From Middle English spake, spak, from Old Norse spakr (“wise, gentle, quiet”), from Proto-Germanic *spakaz (“wise, clever”), from Proto-Indo-European *(s)peǵ- (“to understand; intelligent, attentive”). Cognate with Swedish spak (“manageable”), Danish spag (“quiet, gentle, timid, tame”).
- (archaic) simple past tense of
- 1883–1885, Friedrich Nietzsche, “Zarathustra's Prologue”, in Thomas Common, transl., Thus Spake Zarathustra, published 1909:
- But at last his heart changed,—and rising one morning with the rosy dawn, he went before the sun, and spake thus unto it: Thou great star! What would be thy happiness if thou hadst not those for whom thou shinest!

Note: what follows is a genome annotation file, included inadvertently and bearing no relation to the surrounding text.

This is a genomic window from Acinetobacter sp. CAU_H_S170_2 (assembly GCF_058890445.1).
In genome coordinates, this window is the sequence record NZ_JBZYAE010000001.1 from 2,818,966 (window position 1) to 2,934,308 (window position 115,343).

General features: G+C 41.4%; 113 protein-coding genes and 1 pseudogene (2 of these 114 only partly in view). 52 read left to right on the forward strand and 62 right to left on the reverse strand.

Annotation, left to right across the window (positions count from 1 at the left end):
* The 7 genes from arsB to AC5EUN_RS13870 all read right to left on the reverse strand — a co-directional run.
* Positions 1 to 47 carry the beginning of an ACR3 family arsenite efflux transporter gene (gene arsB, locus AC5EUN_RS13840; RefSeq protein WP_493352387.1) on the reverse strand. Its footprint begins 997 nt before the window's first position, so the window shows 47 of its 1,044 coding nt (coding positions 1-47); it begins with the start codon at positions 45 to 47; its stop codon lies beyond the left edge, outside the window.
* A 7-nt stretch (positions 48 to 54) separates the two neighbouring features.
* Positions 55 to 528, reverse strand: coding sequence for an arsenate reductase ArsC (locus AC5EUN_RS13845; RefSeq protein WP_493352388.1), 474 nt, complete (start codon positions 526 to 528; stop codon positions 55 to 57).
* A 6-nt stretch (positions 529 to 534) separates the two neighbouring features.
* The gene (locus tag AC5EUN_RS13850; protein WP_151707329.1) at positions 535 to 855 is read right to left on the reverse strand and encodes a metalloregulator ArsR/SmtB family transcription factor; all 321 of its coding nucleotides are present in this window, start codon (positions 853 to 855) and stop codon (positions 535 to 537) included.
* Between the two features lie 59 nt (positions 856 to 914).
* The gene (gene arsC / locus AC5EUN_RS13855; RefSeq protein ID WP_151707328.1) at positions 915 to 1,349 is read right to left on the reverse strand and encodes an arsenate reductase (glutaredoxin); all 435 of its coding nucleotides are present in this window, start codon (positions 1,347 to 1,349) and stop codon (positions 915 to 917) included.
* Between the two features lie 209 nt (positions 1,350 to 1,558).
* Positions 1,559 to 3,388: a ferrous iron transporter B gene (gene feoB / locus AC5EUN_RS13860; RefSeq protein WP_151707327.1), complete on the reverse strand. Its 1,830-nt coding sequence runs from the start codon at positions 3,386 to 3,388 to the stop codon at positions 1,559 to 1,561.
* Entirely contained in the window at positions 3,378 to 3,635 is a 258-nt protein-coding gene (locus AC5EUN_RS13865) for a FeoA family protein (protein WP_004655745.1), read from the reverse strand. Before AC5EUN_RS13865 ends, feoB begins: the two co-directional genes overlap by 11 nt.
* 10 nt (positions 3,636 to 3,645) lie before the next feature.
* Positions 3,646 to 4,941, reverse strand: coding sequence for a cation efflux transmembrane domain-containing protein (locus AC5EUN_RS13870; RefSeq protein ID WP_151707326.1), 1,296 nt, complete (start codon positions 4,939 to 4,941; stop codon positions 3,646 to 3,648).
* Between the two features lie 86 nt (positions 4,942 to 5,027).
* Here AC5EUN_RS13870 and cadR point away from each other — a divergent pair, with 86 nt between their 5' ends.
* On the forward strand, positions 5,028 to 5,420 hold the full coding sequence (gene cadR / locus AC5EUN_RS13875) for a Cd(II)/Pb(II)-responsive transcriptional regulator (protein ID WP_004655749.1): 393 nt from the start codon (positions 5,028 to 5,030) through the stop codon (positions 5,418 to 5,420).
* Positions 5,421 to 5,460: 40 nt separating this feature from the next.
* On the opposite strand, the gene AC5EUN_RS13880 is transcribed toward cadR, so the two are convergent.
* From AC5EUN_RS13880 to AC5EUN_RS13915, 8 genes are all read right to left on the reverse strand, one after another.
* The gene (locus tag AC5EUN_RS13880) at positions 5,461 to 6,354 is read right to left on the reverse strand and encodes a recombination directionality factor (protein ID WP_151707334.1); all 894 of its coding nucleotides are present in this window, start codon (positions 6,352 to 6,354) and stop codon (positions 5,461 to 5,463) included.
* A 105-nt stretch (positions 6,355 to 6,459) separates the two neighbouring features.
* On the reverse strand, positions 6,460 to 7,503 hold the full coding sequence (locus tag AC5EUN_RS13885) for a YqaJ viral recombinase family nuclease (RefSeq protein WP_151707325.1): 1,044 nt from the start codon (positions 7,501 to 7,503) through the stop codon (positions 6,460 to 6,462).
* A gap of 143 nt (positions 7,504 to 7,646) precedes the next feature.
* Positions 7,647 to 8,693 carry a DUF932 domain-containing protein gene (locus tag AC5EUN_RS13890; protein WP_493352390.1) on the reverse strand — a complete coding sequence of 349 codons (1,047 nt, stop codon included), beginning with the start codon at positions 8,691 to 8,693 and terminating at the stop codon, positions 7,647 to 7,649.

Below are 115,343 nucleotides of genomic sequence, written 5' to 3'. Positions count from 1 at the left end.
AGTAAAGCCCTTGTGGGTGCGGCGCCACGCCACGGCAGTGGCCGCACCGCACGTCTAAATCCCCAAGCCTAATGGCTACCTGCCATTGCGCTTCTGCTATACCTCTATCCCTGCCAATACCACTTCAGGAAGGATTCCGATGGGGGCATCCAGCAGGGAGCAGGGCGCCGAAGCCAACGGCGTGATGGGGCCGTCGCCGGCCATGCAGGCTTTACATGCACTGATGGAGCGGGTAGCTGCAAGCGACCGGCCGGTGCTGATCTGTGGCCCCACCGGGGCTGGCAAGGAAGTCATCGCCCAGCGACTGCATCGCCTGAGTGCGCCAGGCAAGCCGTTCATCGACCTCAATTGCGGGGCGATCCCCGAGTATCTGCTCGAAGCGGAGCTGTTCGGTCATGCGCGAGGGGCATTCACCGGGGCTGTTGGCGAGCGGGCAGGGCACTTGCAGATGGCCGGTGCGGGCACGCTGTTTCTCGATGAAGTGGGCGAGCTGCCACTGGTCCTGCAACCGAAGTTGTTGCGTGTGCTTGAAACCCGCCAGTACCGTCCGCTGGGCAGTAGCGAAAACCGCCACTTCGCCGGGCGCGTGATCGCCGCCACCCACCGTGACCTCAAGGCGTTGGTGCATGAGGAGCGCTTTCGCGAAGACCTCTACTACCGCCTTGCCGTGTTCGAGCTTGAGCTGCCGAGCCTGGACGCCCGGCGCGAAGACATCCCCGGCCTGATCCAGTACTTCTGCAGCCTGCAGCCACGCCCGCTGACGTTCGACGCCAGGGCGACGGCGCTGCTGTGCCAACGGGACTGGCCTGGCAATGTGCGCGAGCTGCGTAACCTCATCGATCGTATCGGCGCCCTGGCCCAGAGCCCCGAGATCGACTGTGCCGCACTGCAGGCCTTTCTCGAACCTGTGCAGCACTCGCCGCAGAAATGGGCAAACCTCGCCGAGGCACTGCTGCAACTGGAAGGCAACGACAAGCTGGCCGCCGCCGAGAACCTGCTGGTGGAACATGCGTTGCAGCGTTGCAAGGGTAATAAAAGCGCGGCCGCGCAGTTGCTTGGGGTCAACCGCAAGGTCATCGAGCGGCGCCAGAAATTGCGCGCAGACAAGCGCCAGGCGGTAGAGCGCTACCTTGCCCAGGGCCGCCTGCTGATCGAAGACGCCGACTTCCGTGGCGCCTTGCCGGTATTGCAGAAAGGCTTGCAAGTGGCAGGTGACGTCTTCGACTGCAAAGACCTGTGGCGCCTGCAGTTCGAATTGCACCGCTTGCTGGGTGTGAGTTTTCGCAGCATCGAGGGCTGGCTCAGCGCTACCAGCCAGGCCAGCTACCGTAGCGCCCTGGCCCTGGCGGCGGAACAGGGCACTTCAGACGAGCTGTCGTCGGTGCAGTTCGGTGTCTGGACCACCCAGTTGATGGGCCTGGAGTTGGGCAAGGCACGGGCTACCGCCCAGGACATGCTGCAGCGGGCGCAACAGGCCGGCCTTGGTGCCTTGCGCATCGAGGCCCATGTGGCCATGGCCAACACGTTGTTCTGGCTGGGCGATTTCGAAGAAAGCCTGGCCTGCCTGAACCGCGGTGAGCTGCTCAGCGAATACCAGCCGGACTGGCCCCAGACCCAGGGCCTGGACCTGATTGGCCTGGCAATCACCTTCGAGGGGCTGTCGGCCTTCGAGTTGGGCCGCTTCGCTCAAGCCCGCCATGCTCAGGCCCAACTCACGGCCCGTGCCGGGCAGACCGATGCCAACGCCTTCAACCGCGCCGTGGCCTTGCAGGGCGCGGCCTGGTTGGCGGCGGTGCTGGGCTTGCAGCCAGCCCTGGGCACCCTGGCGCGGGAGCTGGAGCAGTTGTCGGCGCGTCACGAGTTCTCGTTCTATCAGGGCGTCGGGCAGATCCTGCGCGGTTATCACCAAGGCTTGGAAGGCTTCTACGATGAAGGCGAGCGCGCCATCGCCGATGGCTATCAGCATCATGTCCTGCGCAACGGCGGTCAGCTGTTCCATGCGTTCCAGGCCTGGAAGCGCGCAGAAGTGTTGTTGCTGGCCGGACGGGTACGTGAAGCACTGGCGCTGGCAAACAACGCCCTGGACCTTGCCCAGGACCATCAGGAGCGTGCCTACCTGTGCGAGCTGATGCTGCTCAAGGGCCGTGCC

- spake in The Century Dictionary, The Century Co., New York, 1911.
- spake in Webster’s Revised Unabridged Dictionary, G. & C. Merriam, 1913.
- Alternative form of